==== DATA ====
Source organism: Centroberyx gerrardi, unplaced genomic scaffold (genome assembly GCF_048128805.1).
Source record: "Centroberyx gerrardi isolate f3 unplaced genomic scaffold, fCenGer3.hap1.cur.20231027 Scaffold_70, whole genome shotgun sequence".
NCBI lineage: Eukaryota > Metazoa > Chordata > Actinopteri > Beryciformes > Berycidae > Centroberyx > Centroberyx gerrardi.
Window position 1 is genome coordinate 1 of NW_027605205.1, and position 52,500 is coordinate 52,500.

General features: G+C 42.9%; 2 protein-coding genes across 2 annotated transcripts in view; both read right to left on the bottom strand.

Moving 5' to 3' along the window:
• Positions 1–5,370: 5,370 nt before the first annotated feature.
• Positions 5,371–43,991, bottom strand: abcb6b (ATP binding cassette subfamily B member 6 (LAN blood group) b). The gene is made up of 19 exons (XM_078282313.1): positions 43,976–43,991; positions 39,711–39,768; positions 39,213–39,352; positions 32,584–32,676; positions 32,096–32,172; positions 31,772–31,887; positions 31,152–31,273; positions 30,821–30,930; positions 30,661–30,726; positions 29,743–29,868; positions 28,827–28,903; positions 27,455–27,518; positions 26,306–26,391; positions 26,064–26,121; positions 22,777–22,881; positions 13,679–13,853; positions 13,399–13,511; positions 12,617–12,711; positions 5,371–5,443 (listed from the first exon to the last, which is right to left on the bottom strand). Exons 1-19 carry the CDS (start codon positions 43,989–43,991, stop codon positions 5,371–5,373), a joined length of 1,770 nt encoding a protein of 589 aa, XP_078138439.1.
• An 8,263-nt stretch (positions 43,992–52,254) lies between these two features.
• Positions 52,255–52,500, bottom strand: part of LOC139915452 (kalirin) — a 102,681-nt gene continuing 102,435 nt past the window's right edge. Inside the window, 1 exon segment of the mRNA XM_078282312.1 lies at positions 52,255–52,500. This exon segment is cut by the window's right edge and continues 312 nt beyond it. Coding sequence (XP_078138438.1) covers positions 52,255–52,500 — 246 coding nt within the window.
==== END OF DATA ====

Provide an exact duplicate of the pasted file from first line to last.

Source organism: Centroberyx gerrardi, unplaced genomic scaffold (genome assembly GCF_048128805.1).
Source record: "Centroberyx gerrardi isolate f3 unplaced genomic scaffold, fCenGer3.hap1.cur.20231027 Scaffold_70, whole genome shotgun sequence".
NCBI lineage: Eukaryota > Metazoa > Chordata > Actinopteri > Beryciformes > Berycidae > Centroberyx > Centroberyx gerrardi.
Window position 1 is genome coordinate 1 of NW_027605205.1, and position 52,500 is coordinate 52,500.

General features: G+C 42.9%; 2 protein-coding genes across 2 annotated transcripts in view; both read right to left on the bottom strand.

Moving 5' to 3' along the window:
• Positions 1–5,370: 5,370 nt before the first annotated feature.
• Positions 5,371–43,991, bottom strand: abcb6b (ATP binding cassette subfamily B member 6 (LAN blood group) b). The gene is made up of 19 exons (XM_078282313.1): positions 43,976–43,991; positions 39,711–39,768; positions 39,213–39,352; positions 32,584–32,676; positions 32,096–32,172; positions 31,772–31,887; positions 31,152–31,273; positions 30,821–30,930; positions 30,661–30,726; positions 29,743–29,868; positions 28,827–28,903; positions 27,455–27,518; positions 26,306–26,391; positions 26,064–26,121; positions 22,777–22,881; positions 13,679–13,853; positions 13,399–13,511; positions 12,617–12,711; positions 5,371–5,443 (listed from the first exon to the last, which is right to left on the bottom strand). Exons 1-19 carry the CDS (start codon positions 43,989–43,991, stop codon positions 5,371–5,373), a joined length of 1,770 nt encoding a protein of 589 aa, XP_078138439.1.
• An 8,263-nt stretch (positions 43,992–52,254) lies between these two features.
• Positions 52,255–52,500, bottom strand: part of LOC139915452 (kalirin) — a 102,681-nt gene continuing 102,435 nt past the window's right edge. Inside the window, 1 exon segment of the mRNA XM_078282312.1 lies at positions 52,255–52,500. This exon segment is cut by the window's right edge and continues 312 nt beyond it. Coding sequence (XP_078138438.1) covers positions 52,255–52,500 — 246 coding nt within the window.